April 22, 2022

Susquehanna University has been awarded a $625,000 grant from the Richard King Mellon Foundation to support the Freshwater Research Institute.

The two-year grant will allow Susquehanna’s institute to expand its impact by:

  • Assessing stream restoration effectiveness through research-based monitoring across local sites in collaboration with regional partner organizations.
  • Developing a data-sharing platform for university partners of the Unassessed Waters Initiative to strengthen this statewide research collaboration.
  • Improving the understanding of brook trout population resiliency in the Loyalsock watershed by identifying features that best support their survival.
  • Broadening the pipeline of future conservation professionals and developing conscientious environmental citizens through additional student recruitment, and academic and professional development.

“We all have a role to play in the world’s collective response to the environmental challenges we are facing. For higher education, that role is a critical one,” said University President Jonathan Green. “We are educating the next generation of environmental stewards and leaders in an increasingly interdependent and complex world. The support from the Richard King Mellon Foundation allows us to build upon our proven history of success as we work to ensure the good health of the Susquehanna River and its tributaries.”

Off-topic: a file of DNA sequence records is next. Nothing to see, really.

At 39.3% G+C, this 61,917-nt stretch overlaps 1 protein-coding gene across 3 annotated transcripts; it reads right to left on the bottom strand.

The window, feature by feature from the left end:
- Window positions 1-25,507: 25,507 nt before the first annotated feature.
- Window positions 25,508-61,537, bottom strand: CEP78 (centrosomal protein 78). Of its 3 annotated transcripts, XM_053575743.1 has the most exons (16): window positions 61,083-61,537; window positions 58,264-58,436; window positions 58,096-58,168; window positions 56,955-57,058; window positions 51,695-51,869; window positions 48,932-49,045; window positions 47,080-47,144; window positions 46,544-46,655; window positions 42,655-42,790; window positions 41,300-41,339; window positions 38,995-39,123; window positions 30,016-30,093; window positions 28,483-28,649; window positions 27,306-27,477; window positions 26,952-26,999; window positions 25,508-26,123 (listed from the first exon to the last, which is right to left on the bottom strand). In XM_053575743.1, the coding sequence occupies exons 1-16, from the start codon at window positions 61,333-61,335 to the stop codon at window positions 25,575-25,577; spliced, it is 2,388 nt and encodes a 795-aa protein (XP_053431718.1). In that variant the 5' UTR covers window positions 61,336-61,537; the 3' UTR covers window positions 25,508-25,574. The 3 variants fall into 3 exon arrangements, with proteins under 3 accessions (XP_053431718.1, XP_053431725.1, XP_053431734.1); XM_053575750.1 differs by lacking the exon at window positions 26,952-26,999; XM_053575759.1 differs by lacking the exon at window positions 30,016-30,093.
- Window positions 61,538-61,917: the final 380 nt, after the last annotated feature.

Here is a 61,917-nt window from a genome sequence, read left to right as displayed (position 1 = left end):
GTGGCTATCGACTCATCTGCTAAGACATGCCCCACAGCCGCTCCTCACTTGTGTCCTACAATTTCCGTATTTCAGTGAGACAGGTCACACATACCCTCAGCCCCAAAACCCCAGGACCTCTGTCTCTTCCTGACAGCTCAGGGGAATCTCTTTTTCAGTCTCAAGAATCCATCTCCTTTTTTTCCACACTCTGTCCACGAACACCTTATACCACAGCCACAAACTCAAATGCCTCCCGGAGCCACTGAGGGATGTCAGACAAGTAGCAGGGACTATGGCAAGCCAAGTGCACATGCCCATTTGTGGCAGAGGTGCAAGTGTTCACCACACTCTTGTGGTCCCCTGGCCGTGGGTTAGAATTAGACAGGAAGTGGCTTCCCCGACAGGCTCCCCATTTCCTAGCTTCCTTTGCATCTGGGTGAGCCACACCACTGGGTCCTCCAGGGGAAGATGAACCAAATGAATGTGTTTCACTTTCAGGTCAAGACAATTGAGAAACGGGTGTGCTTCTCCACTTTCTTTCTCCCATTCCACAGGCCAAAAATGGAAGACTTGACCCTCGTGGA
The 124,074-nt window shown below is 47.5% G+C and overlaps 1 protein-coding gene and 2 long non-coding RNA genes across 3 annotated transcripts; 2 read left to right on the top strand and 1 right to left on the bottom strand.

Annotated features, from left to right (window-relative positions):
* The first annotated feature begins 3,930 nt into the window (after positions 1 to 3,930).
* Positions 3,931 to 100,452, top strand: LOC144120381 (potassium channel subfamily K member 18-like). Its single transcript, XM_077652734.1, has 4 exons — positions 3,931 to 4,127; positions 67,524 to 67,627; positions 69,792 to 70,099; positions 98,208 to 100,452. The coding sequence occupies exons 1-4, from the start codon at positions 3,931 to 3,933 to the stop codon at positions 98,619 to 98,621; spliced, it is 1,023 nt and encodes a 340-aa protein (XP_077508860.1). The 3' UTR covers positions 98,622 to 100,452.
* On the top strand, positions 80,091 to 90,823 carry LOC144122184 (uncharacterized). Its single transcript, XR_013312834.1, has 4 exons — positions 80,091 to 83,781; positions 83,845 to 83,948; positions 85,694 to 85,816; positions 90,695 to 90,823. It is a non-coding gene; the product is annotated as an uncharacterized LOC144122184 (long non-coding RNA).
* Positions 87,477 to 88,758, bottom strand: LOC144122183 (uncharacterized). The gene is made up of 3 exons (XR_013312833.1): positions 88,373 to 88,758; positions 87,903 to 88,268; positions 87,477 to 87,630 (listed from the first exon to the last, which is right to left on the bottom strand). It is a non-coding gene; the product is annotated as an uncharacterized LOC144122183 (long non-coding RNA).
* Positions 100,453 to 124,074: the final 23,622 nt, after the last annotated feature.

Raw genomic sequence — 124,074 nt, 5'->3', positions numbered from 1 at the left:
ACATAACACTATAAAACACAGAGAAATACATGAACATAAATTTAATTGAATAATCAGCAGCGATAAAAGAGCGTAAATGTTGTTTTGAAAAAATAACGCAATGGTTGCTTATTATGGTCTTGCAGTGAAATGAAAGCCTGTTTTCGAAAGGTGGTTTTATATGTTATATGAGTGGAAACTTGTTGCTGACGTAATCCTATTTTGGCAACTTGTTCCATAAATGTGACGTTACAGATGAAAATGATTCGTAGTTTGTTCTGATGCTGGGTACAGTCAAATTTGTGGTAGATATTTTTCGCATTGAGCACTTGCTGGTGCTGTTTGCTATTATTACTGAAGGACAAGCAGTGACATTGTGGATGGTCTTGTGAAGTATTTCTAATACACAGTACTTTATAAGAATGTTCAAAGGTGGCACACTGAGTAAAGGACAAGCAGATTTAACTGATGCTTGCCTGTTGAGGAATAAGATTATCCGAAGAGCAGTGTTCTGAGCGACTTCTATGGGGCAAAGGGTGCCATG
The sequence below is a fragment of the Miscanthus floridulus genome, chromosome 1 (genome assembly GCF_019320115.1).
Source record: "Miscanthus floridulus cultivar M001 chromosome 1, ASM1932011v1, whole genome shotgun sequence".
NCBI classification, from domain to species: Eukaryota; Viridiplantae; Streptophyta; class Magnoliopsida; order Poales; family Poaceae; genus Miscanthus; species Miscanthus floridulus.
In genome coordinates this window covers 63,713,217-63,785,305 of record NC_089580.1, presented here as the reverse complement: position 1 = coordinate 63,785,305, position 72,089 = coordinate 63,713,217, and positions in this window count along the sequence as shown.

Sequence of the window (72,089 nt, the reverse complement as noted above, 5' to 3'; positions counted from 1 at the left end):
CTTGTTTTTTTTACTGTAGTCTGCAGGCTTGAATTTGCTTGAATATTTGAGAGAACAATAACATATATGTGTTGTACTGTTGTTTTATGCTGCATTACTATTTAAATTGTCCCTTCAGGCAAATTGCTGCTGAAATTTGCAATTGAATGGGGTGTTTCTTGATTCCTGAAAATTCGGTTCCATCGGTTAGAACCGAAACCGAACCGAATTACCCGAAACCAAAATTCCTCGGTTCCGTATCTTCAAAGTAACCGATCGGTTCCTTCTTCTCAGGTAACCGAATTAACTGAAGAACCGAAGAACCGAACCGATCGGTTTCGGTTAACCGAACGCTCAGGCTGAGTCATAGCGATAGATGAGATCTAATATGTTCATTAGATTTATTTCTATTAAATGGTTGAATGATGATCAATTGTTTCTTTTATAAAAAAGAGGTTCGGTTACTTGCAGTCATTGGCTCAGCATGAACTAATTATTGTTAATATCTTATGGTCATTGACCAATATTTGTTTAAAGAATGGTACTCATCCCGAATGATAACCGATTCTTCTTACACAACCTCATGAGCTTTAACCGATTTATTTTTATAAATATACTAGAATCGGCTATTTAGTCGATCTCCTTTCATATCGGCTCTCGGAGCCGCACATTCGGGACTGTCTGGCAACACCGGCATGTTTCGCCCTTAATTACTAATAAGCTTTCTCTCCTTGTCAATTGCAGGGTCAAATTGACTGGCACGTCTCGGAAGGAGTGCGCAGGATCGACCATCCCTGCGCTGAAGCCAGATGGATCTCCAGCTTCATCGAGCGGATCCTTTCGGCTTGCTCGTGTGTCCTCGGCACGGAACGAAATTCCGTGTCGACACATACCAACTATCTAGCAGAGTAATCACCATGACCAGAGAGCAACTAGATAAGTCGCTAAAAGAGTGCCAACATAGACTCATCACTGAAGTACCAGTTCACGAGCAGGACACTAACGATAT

Collaboration Leads to Larger Collective Impact

Located at the Center for Environmental Education and Research, the Freshwater Research Institute was founded in 2014 through a generous gift from the Richard King Mellon Foundation. The institute’s mission is to provide a supportive and student-centered experience that equips undergraduates with the skills, knowledge and professional networks to achieve their personal career goals in the research, conservation and restoration of near- and in-stream habitats.

“The foundation’s continued support enables us to act as agents of change — identifying knowledge gaps, responding collaboratively, and integrating the results for better restoration and conservation actions by our partners,” said Kathy Straub, dean of Susquehanna’s School of Natural and Social Sciences. “By including students in this process, we hope to build more engaged citizens who can advance environmental conservation.”

Providing over half of the fresh water to the Chesapeake Bay, the Susquehanna River watershed plays a critical role in the health of the bay. Susquehanna’s research and monitoring takes students and faculty from the headwaters to the main stem of the Susquehanna — collecting data on fish, macroinvertebrates, water chemistry, and sediment.

“The Freshwater Research Institute brings together faculty and students with our conservation partners to conduct applied research that addresses the ecological problems facing the Susquehanna River and the Chesapeake Bay,” said Matt Wilson, director of the institute. “This is the kind of collaboration that moves all of our work forward in meaningful ways.”

The FRI collaborates with more than 30 organizations — nonprofit groups, government agencies, and other academic institutions — providing a web of connections across the watershed and into the Chesapeake Bay to benefit the environment and aquatic life.